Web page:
Monosodium glutamate (MSG) can go by various names in ingredient lists. Note that just because a package says…no added MSG…it does not mean that there is no MSG.

The food manufacturer can add a whole product that has one of the forms of MSG and not claim that they added MSG. Next time you’re at the grocery store be sure to look at the ingredients label and see if you find any of these alternative names for MSG.

Some alternative names for MSG include:

  • MSG Accent
  • E621 (the European food additive number for MSG)
  • Autolyzed Plant Protein
  • Autolyzed Yeast
  • Aginomoto
  • Calcium Caseinate
  • Citric Acid (when processed from corn)
  • Gelatin
  • Glutamate
  • Glutamic Acid
  • Hydrolyzed Plant Protein (HHP)
  • Hydrolyzed Vegetable Protein (HVP)
  • Monopotassium Glutamate
  • Monosodium Glutamate
  • MSG
  • Natural Flavoring
  • Natural Meat Tenderizer
  • Sodium Caseinate
  • Senomyx
  • Artificial Flavor
  • Textured Protein
  • Yeast Food or Nutrient
  • Yeast Extract

Also could have MSG

This is a list of foods that could be additives and often have MSG in them.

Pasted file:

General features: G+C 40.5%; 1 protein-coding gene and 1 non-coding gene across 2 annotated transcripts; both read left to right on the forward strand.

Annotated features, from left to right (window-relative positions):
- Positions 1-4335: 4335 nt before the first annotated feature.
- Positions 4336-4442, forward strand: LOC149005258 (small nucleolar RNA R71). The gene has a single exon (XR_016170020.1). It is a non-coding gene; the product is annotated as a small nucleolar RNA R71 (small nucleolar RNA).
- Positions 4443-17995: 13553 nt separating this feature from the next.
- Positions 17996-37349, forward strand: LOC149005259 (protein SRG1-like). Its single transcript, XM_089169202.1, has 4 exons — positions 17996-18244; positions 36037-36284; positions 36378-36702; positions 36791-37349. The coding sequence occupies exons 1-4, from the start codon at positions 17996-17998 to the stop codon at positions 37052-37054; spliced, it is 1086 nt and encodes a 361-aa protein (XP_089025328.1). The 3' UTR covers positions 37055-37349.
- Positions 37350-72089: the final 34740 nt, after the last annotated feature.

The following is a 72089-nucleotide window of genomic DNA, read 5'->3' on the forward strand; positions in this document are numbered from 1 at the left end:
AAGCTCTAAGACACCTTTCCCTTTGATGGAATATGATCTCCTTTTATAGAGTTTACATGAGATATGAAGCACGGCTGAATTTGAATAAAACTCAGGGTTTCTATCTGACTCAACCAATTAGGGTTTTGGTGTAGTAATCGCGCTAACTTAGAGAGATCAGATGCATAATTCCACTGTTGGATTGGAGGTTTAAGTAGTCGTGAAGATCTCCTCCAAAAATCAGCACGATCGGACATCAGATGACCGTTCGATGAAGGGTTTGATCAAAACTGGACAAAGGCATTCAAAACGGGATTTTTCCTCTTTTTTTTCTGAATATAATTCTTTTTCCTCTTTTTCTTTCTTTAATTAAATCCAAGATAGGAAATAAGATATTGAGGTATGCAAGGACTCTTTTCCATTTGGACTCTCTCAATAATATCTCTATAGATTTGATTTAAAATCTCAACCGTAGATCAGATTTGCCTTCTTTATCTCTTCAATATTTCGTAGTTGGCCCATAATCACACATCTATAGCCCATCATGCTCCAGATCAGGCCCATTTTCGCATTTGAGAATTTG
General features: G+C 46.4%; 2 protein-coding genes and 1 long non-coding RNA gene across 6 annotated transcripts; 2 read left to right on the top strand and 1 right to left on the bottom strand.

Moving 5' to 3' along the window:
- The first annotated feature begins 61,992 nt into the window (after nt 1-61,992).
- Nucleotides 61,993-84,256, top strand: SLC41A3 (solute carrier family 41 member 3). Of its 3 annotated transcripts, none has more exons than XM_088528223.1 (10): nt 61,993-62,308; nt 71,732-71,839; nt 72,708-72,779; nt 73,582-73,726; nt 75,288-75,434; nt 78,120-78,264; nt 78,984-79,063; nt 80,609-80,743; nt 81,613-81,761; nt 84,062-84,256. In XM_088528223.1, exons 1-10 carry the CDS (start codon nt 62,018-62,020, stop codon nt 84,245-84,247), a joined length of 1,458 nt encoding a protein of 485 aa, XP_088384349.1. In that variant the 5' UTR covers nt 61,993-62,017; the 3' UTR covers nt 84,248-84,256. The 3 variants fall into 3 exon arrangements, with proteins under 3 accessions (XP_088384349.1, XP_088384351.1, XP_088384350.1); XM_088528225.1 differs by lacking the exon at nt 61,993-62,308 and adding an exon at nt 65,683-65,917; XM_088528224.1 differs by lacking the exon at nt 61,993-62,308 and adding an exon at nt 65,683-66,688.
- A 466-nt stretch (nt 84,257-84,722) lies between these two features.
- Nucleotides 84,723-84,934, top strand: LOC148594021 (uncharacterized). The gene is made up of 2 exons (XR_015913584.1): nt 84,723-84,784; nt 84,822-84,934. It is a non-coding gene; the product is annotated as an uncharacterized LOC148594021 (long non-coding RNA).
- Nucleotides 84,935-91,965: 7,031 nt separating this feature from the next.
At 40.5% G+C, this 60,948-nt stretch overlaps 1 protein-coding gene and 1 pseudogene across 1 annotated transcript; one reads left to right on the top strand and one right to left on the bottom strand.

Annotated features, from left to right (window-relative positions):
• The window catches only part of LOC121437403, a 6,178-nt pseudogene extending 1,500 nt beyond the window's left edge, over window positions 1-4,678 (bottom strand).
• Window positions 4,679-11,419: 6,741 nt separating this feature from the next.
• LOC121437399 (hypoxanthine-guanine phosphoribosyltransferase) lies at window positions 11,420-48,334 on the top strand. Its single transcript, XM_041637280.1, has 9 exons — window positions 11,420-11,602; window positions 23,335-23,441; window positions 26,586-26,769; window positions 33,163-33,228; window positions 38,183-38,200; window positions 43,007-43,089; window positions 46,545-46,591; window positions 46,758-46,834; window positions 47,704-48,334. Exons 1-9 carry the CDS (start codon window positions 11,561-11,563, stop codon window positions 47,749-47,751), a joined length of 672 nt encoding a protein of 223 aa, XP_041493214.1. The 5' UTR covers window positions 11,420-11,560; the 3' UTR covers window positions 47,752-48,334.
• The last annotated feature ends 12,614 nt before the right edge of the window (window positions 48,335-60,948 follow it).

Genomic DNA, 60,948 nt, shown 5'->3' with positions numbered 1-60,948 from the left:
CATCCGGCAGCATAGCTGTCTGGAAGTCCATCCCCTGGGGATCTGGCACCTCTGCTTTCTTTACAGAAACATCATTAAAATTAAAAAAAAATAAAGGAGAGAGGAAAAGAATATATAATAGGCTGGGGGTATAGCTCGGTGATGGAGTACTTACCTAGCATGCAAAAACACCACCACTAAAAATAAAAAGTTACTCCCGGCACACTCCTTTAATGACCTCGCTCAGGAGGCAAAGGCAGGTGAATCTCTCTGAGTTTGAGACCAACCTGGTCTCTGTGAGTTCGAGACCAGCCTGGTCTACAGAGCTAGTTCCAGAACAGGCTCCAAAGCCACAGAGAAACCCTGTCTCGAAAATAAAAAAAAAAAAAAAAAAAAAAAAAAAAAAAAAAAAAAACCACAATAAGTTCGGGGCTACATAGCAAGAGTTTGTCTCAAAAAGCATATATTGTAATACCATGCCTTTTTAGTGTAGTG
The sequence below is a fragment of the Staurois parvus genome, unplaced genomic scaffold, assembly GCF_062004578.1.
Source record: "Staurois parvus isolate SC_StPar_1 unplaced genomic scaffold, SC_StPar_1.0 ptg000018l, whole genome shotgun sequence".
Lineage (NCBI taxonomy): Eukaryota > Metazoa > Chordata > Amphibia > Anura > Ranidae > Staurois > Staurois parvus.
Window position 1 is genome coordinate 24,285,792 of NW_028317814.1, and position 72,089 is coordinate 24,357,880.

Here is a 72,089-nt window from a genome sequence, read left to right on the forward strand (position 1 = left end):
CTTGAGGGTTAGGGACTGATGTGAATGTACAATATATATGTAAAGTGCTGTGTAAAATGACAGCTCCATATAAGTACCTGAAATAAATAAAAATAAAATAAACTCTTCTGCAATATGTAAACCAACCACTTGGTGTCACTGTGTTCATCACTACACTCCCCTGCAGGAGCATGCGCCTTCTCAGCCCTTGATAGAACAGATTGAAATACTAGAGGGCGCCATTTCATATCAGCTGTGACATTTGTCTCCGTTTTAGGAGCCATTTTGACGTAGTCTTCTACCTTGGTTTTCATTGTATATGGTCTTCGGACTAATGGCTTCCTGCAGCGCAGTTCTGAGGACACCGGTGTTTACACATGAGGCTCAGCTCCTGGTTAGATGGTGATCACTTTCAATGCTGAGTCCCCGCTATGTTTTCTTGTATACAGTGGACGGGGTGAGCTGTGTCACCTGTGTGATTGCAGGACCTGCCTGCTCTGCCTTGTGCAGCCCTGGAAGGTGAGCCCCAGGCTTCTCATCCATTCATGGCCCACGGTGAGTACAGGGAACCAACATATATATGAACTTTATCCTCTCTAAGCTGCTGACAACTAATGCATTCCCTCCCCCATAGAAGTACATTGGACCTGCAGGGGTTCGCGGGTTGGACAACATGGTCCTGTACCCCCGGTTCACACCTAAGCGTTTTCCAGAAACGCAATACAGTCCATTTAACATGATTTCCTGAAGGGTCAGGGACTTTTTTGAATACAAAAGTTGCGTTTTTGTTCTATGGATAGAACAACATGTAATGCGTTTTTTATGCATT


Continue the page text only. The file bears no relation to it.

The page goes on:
• Annatto
  • Barley Malt
  • Bouillon
  • Broth
  • Caramel Flavoring (coloring)
  • Carrageenan
  • Corn syrup and corn syrup solids (partly depends upon process used)
  • Cornstarch
  • Dough conditioners
  • Dry Milk Solids
  • Enriched
  • Fermented anything
  • Flavoring Seasonings
  • Flavors & Flavoring
  • Flowing Agents
  • Gums
  • Lipolyzed butter fat
  • Low or No fat items
  • Malt Extract or Flavoring
  • Malted Barley (flavor)
  • Maltodextrin
  • Modified Food Starch
  • Milk Powder
  • Pectin
  • Protease
  • Protein fortified anything
  • Protease enzymes
  • Protein Fortified Milk
  • Rice or Brown Rice, Syrup
  • Soy Protein
  • Soy Protein Isolate or Concentrate
  • Soy Sauce or Extract
  • Spice
  • Stock
  • Ultra-pasteurized anything
  • Vitamin enriched
  • Whey Protein Isolate or Concentrate
  • Whey Protein or Whey
  • Yeast Nutrients